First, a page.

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Chinese-American Year of the (Wild) Horses: Blessings and a Tribute

The Chinese Year of the Horse has recently begun, and the next time this could  happen would be in twelve years. So, many who were born in a Year of the Horse (at least 12 years ago) are very excited about 2014.  To learn more about the Chinese Zodiac, you can Travel China Guide or Google(v.) it.

Horses are considered by some Chinese as “energetic, bright, warm-hearted, intelligent and able.” I borrowed those adjectives from Travel China Guide because of all the ways I’ve heard horses described tonight, I like these the most, particularly the latter two: intelligent and able.  “Able” in my mind connotes humility to accompany one’s abilities. Perhaps, though, Americans  primarily see horses as wild and free-spirited. All good things.

Tonight, at Memphis’ Chinese New Year celebration hosted by the Greater Memphis United Chinese Association, the opening speaker said this is a year many people will make big decisions and changes for their lives. Whatever you believe about the Chinese Zodiac and the Year of the Horse, I hope you have an amazing year with lots of joyful surprises.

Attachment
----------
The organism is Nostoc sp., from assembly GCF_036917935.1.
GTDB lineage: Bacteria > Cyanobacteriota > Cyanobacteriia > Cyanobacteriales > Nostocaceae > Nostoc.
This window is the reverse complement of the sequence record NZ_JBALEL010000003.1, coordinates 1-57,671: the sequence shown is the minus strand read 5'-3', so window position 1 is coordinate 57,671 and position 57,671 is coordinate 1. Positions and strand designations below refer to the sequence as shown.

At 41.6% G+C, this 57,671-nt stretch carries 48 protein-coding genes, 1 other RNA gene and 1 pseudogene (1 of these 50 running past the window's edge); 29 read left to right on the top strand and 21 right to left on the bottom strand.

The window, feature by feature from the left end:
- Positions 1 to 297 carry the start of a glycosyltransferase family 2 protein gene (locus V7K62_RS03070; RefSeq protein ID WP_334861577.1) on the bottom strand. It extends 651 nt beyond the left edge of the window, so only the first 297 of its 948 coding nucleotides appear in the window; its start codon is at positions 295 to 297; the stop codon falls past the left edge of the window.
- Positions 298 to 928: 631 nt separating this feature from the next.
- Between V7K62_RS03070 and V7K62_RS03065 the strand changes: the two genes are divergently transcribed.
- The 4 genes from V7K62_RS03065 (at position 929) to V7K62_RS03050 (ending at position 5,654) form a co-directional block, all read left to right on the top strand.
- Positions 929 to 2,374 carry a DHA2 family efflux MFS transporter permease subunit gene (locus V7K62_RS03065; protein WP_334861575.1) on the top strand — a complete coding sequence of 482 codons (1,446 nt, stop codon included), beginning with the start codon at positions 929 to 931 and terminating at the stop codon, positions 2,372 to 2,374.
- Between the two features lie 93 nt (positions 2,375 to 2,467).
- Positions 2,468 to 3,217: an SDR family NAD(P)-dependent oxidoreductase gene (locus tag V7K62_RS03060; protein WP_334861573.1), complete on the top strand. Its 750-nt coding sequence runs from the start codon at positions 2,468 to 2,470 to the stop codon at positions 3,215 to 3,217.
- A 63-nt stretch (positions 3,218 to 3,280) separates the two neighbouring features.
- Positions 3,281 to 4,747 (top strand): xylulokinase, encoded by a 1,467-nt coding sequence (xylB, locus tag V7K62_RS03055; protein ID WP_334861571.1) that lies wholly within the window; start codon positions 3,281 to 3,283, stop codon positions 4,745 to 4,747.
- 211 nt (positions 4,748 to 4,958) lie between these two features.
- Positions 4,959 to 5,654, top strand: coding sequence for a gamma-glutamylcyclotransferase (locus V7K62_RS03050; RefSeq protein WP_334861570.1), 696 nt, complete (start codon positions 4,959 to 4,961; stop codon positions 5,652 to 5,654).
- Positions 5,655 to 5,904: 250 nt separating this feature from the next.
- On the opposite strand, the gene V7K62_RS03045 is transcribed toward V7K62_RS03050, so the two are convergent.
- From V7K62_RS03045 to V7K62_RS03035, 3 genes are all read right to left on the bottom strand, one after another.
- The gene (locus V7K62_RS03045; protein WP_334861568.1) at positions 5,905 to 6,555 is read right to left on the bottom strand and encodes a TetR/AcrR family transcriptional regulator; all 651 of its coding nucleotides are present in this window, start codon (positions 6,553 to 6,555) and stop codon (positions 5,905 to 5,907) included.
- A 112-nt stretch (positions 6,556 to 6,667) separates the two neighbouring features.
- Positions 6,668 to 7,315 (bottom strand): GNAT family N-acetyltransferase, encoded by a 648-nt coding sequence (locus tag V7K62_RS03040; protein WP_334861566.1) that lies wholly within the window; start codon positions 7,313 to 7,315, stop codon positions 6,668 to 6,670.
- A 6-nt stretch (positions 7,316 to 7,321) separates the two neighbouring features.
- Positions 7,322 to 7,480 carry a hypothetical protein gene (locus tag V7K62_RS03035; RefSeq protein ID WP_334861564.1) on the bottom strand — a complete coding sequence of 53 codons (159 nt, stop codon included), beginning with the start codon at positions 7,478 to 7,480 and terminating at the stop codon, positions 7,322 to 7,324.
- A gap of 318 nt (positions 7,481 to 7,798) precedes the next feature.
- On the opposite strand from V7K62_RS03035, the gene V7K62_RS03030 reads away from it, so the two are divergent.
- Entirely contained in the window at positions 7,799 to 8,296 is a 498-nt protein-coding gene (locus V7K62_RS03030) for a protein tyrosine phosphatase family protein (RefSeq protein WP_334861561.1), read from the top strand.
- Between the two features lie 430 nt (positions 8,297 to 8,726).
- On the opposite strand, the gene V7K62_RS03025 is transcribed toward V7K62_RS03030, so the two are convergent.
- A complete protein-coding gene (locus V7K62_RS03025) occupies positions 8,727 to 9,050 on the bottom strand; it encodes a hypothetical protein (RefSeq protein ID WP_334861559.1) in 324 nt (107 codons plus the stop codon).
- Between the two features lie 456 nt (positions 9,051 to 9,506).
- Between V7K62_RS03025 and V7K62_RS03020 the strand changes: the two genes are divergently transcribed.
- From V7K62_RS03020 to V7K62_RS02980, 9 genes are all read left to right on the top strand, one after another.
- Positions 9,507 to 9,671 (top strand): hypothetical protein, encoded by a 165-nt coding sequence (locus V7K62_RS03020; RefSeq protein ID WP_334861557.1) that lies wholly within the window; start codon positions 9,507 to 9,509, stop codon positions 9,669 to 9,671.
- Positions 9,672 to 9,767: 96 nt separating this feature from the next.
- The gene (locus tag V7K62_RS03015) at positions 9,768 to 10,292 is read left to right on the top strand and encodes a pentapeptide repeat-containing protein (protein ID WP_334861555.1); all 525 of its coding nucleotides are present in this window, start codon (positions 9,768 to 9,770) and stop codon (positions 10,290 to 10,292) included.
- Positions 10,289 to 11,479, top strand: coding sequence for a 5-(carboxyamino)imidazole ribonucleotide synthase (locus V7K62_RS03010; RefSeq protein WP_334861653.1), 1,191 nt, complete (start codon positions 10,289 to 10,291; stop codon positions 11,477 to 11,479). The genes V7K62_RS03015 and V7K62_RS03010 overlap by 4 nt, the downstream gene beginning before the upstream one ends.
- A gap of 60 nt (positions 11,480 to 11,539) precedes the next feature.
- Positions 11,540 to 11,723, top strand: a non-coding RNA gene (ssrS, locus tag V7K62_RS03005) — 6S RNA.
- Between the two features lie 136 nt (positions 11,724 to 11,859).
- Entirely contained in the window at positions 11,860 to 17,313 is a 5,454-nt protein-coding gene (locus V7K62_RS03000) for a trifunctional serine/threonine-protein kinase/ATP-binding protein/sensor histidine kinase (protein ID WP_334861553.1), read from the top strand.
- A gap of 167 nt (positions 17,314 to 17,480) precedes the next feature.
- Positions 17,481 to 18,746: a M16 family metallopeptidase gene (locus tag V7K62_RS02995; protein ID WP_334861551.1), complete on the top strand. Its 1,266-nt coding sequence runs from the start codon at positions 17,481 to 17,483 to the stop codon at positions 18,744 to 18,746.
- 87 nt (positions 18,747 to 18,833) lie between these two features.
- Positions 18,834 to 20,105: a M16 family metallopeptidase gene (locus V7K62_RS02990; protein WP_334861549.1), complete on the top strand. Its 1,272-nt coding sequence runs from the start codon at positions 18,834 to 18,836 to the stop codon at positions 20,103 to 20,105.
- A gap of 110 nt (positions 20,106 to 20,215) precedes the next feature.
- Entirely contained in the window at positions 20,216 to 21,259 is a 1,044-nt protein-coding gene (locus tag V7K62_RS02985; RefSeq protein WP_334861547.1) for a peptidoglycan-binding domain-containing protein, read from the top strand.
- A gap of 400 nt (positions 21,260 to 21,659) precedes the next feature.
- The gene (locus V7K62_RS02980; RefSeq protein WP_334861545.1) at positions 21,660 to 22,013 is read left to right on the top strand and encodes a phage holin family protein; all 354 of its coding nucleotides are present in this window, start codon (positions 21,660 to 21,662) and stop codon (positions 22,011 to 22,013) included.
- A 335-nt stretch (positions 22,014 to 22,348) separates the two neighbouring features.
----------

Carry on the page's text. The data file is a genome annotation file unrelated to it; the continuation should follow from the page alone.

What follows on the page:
While I was at the show tonight (which was awesome–it really was one of the most well-ran and entertaining New Year shows I’ve ever seen!), I was thinking about the meaning of the year and the fact that my awesome wife “is a horse.” All of a sudden, I remembered a song I used to love to listen to and play along with back in the days that I was really “into” songwriting.

I  love a well written song. One of my favorites is by Ray LaMontagne: “All the Wild Horses.” It’s a tune to listen to with eyes closed, meditating on the lyrics. I found a nice video put together and shared by Sandy Elmore, the woman behind the blog, Wild in the Pryors. She captured some beautiful images of the wild horses up on Pryor Pountain in Montana. The video looks great, and I’m glad it includes Ray’s song.

The lyrics mostly go like this:

“All the wild horses–

all the wild horses, tethered with tears in their eyes–

May no man’s touch ever tame you.

May no man’s reigns ever chain you,

and may no man’s weight

every lay freight your soul.

And as for the clouds,

just let them roll.

Roll away, roll away.”

May your dark clouds roll away and our shared Year of the Horse 2014 be blessed with freedom in Christ.